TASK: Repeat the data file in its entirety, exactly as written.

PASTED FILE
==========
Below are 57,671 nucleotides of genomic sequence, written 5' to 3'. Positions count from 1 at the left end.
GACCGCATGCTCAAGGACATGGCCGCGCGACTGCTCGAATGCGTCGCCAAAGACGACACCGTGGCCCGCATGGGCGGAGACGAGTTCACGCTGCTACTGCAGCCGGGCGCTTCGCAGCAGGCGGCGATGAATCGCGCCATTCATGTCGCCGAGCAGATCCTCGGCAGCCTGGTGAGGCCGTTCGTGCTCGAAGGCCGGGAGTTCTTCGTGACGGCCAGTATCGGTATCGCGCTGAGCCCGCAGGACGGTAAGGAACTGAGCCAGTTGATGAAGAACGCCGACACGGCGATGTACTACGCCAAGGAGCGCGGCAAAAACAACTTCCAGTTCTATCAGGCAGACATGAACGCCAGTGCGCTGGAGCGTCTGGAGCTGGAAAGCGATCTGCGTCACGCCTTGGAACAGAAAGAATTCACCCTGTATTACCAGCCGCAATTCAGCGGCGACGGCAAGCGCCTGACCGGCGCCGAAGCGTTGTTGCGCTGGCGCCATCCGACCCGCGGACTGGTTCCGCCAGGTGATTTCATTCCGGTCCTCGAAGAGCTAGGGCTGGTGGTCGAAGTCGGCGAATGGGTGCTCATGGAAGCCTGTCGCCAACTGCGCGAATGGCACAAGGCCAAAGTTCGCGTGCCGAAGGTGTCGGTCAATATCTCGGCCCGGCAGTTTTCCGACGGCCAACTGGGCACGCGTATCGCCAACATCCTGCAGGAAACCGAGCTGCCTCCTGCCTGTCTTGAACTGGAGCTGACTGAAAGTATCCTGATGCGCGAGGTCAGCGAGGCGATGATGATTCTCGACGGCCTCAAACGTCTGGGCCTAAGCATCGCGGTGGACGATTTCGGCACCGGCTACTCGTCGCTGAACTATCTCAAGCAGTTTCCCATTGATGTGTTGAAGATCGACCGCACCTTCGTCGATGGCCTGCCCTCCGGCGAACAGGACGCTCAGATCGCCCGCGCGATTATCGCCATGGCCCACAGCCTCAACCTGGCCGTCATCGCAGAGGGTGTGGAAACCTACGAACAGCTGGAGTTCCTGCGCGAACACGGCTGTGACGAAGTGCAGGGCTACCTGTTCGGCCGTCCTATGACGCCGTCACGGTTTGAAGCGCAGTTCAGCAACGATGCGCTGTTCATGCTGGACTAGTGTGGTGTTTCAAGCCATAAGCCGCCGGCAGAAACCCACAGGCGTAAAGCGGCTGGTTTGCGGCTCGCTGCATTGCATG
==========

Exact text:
Below are 57,671 nucleotides of genomic sequence, written 5' to 3'. Positions count from 1 at the left end.
GACCGCATGCTCAAGGACATGGCCGCGCGACTGCTCGAATGCGTCGCCAAAGACGACACCGTGGCCCGCATGGGCGGAGACGAGTTCACGCTGCTACTGCAGCCGGGCGCTTCGCAGCAGGCGGCGATGAATCGCGCCATTCATGTCGCCGAGCAGATCCTCGGCAGCCTGGTGAGGCCGTTCGTGCTCGAAGGCCGGGAGTTCTTCGTGACGGCCAGTATCGGTATCGCGCTGAGCCCGCAGGACGGTAAGGAACTGAGCCAGTTGATGAAGAACGCCGACACGGCGATGTACTACGCCAAGGAGCGCGGCAAAAACAACTTCCAGTTCTATCAGGCAGACATGAACGCCAGTGCGCTGGAGCGTCTGGAGCTGGAAAGCGATCTGCGTCACGCCTTGGAACAGAAAGAATTCACCCTGTATTACCAGCCGCAATTCAGCGGCGACGGCAAGCGCCTGACCGGCGCCGAAGCGTTGTTGCGCTGGCGCCATCCGACCCGCGGACTGGTTCCGCCAGGTGATTTCATTCCGGTCCTCGAAGAGCTAGGGCTGGTGGTCGAAGTCGGCGAATGGGTGCTCATGGAAGCCTGTCGCCAACTGCGCGAATGGCACAAGGCCAAAGTTCGCGTGCCGAAGGTGTCGGTCAATATCTCGGCCCGGCAGTTTTCCGACGGCCAACTGGGCACGCGTATCGCCAACATCCTGCAGGAAACCGAGCTGCCTCCTGCCTGTCTTGAACTGGAGCTGACTGAAAGTATCCTGATGCGCGAGGTCAGCGAGGCGATGATGATTCTCGACGGCCTCAAACGTCTGGGCCTAAGCATCGCGGTGGACGATTTCGGCACCGGCTACTCGTCGCTGAACTATCTCAAGCAGTTTCCCATTGATGTGTTGAAGATCGACCGCACCTTCGTCGATGGCCTGCCCTCCGGCGAACAGGACGCTCAGATCGCCCGCGCGATTATCGCCATGGCCCACAGCCTCAACCTGGCCGTCATCGCAGAGGGTGTGGAAACCTACGAACAGCTGGAGTTCCTGCGCGAACACGGCTGTGACGAAGTGCAGGGCTACCTGTTCGGCCGTCCTATGACGCCGTCACGGTTTGAAGCGCAGTTCAGCAACGATGCGCTGTTCATGCTGGACTAGTGTGGTGTTTCAAGCCATAAGCCGCCGGCAGAAACCCACAGGCGTAAAGCGGCTGGTTTGCGGCTCGCTGCATTGCATG